Posted by: lisetta | October 19, 2009

Ravioli lessons

When I first started investing in my friendship with Luca last year, I imagined that I’d somehow charm him into allowing me to cook on the line, perhaps making salads or desserts. Ha! One evening when I stopped in after a disappointing coffee date, he did allow me to cook with him, but only in desperation. His sous chef had quit and he was alone in the kitchen, with a rush on orders. I got to make grilled vegetables with bagna cauda and a few salads. My brief stint volunteering in a macrobiotic vegan cafe apparently did not prepare me (but I cut a mean burdock root, really).

A friend and I stopped by the restaurant last night, with a box of butternut squash ravioli I had made the day before. He had put them on his menu the week before, but included only the roasted squash in his filling. After tasting his, I insisted mine were better, with roasted shallots and chopped sage to round out the flavors. I took them in to prove my point. Humbled I was when both chefs, independently, had the same feedback: add parmigiano to the filling, which was both too scant and too “wet”. Good advice, I must admit.

The big news here is not so much that I got a new tip for making one of my specialties even better, but that Luca actually let me step *inside* the kitchen and make them myself! I grabbed the pan, scooped in the butter, pinched the sage and took a few (too many) walnuts …. turned on the gas to brown the butter …. and let Fabrizio step in to do the rest. LOL. Funny thing was that despite having watched them make ravioli hundreds of times, I never noticed that they added a bit of cooking water to the butter moments before adding the cooked ravioli. Hmmm.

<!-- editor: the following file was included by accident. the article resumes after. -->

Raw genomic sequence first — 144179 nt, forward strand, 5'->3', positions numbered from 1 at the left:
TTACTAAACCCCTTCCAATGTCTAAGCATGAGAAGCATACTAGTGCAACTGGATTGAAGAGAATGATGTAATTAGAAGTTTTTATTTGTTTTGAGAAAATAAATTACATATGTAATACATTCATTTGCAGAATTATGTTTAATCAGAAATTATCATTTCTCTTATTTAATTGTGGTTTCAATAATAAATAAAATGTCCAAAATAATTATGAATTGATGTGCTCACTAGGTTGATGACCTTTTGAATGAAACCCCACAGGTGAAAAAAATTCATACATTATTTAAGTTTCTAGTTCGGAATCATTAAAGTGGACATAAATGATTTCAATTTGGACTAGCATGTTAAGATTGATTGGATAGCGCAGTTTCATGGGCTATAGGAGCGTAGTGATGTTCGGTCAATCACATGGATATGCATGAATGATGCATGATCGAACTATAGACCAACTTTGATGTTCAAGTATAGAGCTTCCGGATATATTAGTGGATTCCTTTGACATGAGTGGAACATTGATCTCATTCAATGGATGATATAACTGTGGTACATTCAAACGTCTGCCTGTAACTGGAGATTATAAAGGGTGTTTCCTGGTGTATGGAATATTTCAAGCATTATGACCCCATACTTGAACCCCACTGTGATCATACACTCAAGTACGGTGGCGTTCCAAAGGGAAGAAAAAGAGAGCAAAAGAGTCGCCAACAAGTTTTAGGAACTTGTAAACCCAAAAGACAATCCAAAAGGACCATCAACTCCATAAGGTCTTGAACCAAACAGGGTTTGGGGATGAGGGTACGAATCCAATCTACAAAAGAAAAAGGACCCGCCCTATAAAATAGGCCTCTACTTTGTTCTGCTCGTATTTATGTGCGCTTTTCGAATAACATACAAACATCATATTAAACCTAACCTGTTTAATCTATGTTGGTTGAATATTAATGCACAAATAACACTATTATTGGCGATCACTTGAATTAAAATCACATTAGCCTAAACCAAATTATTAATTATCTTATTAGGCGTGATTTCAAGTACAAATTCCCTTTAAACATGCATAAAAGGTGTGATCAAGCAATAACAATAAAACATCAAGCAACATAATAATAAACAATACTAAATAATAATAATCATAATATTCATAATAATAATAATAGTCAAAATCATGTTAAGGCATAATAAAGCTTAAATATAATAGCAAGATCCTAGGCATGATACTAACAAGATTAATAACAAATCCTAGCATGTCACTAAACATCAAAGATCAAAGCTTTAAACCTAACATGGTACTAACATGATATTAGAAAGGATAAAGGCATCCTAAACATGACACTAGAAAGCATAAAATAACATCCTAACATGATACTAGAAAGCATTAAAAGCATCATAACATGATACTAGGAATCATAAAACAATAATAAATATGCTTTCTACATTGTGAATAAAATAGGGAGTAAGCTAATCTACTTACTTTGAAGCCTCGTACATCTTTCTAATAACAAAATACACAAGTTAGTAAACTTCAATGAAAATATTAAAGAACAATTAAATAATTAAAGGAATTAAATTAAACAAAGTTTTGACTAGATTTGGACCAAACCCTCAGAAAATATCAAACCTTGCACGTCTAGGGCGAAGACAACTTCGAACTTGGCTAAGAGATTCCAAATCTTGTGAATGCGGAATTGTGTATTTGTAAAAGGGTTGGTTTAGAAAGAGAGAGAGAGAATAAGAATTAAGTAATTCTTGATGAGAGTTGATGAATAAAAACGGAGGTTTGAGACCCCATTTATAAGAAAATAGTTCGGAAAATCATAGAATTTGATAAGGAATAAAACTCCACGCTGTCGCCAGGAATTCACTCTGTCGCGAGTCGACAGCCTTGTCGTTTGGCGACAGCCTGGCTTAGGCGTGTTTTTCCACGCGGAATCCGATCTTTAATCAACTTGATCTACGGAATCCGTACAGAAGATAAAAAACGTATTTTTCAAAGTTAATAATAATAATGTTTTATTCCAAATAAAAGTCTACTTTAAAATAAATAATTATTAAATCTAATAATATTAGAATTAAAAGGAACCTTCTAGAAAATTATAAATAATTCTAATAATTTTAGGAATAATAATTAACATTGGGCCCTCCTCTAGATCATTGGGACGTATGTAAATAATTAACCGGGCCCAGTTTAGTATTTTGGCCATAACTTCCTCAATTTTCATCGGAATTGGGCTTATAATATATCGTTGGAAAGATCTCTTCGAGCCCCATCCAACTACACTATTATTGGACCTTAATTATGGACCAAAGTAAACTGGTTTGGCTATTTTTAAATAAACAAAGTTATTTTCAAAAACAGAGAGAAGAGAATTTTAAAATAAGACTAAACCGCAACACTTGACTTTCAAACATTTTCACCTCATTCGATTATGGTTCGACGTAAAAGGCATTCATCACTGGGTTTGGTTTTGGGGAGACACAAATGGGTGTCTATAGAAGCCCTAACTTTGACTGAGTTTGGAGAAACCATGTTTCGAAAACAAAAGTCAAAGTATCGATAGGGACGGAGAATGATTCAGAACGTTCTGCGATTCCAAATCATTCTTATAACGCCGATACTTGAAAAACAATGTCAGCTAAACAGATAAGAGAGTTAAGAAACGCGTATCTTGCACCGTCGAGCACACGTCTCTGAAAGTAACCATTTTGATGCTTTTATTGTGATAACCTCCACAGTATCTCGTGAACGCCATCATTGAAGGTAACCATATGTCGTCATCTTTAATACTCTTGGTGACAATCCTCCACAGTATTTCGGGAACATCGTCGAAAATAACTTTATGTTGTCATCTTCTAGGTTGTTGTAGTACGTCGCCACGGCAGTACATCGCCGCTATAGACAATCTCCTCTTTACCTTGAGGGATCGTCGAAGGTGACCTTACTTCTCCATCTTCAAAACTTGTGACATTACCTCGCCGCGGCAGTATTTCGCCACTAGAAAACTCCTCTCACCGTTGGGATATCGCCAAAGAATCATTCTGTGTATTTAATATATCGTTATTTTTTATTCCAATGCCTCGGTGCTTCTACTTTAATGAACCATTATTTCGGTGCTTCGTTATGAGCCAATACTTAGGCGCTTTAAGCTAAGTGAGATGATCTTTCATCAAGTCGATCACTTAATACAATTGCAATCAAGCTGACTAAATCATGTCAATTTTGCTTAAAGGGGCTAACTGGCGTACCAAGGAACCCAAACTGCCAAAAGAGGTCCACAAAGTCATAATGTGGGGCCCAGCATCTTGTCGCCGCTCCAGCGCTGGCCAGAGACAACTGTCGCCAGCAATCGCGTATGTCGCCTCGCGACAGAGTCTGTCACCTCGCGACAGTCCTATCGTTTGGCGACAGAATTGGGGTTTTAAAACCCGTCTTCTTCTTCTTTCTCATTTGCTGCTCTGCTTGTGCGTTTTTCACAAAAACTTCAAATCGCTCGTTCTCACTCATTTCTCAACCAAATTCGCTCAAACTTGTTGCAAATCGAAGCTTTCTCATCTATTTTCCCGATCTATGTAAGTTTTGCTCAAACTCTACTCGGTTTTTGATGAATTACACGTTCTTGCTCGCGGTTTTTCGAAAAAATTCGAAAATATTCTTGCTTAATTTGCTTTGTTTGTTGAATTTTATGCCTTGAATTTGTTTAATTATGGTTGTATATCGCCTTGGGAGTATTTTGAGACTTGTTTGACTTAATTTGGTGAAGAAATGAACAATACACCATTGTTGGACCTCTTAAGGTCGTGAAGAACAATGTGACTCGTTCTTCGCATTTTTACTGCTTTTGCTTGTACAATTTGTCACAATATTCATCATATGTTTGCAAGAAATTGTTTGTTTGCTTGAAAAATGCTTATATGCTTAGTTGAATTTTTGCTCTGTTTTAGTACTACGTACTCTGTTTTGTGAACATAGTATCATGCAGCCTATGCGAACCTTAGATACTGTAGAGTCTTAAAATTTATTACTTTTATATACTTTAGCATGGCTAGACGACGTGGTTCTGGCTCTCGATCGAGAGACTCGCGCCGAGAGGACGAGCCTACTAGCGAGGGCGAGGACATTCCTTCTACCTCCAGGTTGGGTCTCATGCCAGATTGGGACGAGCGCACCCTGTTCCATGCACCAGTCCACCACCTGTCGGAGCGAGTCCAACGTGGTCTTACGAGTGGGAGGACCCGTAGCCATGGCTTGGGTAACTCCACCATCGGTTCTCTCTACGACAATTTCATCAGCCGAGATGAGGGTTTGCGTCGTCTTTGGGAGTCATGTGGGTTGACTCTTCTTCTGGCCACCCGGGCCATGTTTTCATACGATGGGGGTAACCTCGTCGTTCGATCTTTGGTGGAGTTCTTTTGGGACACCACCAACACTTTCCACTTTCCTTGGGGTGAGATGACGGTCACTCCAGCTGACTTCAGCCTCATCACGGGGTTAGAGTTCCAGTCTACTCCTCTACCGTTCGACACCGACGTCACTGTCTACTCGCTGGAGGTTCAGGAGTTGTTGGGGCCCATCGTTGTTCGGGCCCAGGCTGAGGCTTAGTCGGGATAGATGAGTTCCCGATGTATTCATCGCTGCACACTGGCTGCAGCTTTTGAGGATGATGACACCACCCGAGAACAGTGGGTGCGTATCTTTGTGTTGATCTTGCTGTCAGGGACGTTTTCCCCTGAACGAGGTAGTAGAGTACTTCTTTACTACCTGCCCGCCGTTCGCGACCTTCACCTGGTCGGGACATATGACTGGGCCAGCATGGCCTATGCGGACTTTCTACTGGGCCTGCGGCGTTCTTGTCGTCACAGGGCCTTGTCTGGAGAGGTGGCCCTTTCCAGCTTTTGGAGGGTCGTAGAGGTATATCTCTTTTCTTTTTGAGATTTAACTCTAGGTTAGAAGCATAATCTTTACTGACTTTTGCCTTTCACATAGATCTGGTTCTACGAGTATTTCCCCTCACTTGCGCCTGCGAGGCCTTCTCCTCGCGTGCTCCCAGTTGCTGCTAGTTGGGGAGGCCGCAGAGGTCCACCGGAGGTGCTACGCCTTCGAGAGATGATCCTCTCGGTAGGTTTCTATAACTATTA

I tried it at home tonight:

The butter right before it browned.

The butter right before it browned.

The ravioli, right before I ate them.

The ravioli, right before I ate some.

It felt good to learn a new trick. I’d have liked to cook this for a special occasion rather than a mundane post-Spin meal. Luca says that if I help him charm a woman, he’ll let me train on slow nights in the kitchen; I told him I’d only do it if Joey were my teacher when he wasn’t around. LOL. The more time I spend in the restaurant, the more it becomes clear to me that it’s a business I should be in more formally. Wonder how …

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Responses

  1. Having been lucky enough to taste your ravioli before, I can only wonder how this new improved version would taste!

  2. Thanks, Lori! Me too; I’m curious to see if they’re right. While I agree with them on little else, they do know food. 🙂


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